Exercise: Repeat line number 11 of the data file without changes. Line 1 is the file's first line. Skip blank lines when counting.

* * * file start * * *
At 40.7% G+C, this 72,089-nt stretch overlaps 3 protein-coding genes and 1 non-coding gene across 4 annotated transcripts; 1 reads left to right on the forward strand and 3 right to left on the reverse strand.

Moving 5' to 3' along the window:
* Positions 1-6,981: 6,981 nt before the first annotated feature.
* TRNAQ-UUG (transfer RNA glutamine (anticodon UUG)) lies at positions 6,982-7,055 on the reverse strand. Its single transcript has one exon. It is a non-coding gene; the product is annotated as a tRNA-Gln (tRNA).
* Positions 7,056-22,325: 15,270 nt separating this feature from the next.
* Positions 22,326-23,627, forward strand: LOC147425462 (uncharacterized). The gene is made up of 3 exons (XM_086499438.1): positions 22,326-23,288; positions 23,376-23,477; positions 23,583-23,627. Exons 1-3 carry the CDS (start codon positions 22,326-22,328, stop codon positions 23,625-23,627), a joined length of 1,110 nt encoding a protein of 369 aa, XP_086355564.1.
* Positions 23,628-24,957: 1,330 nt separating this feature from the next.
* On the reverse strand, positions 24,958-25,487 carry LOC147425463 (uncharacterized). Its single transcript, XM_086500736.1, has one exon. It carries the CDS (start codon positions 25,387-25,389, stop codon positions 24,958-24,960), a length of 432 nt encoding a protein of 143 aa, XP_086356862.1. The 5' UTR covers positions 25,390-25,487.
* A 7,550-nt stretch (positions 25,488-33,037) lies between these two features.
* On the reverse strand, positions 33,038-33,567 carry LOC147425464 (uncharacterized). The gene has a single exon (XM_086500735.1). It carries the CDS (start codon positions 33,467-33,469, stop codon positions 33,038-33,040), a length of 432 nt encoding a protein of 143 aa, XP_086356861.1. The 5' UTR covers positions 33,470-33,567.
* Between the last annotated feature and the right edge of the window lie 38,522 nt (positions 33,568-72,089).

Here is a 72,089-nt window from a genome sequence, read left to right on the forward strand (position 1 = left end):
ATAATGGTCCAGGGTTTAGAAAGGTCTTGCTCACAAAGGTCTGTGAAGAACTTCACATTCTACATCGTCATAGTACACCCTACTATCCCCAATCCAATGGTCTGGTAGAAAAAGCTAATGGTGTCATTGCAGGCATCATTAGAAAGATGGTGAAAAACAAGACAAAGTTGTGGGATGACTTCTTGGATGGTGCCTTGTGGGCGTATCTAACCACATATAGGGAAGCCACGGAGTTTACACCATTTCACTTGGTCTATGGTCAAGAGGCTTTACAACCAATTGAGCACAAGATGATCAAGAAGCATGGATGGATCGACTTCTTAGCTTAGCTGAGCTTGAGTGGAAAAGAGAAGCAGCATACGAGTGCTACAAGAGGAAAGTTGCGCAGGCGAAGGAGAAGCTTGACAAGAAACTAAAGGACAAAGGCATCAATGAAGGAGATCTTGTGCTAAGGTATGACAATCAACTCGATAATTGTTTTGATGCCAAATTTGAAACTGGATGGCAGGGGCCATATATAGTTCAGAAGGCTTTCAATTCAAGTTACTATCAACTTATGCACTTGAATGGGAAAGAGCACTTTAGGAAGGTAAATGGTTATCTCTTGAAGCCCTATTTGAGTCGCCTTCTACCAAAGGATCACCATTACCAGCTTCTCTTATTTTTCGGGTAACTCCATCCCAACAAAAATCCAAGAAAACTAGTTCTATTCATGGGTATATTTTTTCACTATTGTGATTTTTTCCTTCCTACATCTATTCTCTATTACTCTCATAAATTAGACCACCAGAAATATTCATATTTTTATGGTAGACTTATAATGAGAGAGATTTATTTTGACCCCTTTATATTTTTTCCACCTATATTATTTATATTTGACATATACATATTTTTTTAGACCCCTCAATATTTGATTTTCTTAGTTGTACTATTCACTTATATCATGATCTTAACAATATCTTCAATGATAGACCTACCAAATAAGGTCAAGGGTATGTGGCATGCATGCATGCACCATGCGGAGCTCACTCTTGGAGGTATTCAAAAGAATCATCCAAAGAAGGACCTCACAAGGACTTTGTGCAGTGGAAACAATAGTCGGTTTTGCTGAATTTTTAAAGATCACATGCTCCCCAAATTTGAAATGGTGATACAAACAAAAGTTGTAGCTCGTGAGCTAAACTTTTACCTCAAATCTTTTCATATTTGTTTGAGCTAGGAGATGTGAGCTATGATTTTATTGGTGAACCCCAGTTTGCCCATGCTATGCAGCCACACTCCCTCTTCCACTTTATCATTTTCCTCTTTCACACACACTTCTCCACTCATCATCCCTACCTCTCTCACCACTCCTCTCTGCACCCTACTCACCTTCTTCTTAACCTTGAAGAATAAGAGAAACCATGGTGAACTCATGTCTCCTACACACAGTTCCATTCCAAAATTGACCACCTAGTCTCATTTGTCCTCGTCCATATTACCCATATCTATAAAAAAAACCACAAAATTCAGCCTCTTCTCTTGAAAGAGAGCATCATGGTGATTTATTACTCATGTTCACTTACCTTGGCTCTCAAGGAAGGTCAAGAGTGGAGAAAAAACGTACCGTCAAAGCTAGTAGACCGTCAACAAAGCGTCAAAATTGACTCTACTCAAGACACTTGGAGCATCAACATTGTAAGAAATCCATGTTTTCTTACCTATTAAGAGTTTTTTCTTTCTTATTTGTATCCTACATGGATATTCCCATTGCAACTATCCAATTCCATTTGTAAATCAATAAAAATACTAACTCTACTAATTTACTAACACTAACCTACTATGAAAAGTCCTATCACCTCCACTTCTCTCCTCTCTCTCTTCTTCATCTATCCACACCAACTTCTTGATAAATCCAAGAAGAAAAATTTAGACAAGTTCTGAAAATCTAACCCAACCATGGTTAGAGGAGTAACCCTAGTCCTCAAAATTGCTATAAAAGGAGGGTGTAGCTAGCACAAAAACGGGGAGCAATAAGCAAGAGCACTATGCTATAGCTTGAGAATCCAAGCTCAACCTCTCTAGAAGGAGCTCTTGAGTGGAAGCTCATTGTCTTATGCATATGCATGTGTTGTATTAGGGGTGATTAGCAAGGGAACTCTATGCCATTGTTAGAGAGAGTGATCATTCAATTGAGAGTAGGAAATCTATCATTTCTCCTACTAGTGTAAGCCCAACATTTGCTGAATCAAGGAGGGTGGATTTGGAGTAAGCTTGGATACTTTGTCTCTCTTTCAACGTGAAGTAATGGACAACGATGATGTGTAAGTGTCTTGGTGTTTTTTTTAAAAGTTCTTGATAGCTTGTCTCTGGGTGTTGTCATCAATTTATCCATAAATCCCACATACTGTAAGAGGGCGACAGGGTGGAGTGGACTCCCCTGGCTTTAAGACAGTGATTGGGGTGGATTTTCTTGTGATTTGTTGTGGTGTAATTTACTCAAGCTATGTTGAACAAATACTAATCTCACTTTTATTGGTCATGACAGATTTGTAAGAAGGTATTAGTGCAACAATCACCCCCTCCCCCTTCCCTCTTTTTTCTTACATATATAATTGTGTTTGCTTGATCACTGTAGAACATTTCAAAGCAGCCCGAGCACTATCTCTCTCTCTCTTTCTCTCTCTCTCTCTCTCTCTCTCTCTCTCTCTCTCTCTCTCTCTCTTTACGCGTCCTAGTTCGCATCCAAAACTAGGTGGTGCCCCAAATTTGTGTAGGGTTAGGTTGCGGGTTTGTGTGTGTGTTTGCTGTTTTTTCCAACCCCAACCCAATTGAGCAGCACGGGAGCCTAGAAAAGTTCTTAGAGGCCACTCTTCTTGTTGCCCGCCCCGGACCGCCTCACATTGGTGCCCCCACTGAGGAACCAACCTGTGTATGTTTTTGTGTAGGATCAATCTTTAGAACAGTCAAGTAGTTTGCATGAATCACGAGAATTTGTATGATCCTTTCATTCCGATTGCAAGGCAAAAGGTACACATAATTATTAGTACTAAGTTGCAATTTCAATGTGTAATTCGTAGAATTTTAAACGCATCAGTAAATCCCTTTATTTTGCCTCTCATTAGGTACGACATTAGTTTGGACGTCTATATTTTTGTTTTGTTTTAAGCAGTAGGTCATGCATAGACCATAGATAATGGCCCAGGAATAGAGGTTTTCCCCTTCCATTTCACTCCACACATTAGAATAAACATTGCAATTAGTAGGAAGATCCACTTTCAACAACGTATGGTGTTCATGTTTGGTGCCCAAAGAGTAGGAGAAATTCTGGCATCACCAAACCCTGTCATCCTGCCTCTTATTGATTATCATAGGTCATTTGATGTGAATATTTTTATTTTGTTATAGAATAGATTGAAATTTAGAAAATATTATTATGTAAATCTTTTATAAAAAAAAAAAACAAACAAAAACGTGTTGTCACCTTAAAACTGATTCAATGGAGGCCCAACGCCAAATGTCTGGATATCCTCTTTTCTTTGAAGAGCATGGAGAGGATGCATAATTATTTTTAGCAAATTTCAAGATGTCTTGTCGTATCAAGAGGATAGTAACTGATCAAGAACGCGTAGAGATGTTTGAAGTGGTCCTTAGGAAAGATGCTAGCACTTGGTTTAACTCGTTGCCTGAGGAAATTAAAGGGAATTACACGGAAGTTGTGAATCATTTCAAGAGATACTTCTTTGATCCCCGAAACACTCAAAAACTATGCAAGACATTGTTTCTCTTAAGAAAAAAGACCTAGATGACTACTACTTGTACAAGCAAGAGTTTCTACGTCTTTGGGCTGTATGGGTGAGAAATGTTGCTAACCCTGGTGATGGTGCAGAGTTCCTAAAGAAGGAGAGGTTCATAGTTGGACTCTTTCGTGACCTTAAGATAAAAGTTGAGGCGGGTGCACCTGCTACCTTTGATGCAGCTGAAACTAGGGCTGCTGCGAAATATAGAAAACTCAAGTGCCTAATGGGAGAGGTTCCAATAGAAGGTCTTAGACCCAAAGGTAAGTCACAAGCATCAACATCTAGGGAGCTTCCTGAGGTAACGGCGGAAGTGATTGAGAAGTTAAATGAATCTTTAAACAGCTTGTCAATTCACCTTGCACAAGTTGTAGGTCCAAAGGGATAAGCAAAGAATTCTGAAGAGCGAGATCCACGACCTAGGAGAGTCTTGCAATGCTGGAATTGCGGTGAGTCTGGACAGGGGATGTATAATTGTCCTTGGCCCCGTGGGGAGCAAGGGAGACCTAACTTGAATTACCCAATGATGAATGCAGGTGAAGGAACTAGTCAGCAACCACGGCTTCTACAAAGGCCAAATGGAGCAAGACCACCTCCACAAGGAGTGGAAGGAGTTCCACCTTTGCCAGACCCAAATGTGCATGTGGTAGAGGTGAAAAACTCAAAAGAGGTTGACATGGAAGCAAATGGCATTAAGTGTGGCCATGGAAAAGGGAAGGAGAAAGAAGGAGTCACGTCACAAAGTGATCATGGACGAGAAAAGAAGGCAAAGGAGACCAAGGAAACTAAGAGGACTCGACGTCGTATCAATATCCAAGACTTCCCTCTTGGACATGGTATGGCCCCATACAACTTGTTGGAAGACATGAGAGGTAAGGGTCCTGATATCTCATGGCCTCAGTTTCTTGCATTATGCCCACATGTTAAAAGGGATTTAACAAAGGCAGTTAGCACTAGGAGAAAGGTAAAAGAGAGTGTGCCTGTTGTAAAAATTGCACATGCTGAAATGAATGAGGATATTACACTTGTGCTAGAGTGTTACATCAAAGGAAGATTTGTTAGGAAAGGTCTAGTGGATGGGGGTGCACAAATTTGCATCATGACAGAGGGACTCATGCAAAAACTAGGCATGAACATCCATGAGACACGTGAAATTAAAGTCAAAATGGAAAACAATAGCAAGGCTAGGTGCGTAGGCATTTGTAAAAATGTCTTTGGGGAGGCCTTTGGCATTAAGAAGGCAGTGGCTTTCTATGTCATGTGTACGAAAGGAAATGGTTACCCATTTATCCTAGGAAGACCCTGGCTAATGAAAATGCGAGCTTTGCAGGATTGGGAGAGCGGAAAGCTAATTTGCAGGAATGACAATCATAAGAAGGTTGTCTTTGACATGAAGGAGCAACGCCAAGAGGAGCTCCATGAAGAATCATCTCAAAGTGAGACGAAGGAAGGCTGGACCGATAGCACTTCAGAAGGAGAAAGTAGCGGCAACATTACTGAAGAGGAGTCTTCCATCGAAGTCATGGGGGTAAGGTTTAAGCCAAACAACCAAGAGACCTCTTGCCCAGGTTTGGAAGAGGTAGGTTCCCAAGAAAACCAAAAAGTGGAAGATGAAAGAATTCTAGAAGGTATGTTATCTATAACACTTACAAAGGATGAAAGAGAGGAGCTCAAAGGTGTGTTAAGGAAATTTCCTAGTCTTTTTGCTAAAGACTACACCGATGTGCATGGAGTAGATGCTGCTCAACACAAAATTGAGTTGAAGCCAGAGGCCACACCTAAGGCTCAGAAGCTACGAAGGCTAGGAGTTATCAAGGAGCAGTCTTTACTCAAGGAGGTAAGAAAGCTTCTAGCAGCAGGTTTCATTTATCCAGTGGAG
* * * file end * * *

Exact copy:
* Between the last annotated feature and the right edge of the window lie 38,522 nt (positions 33,568-72,089).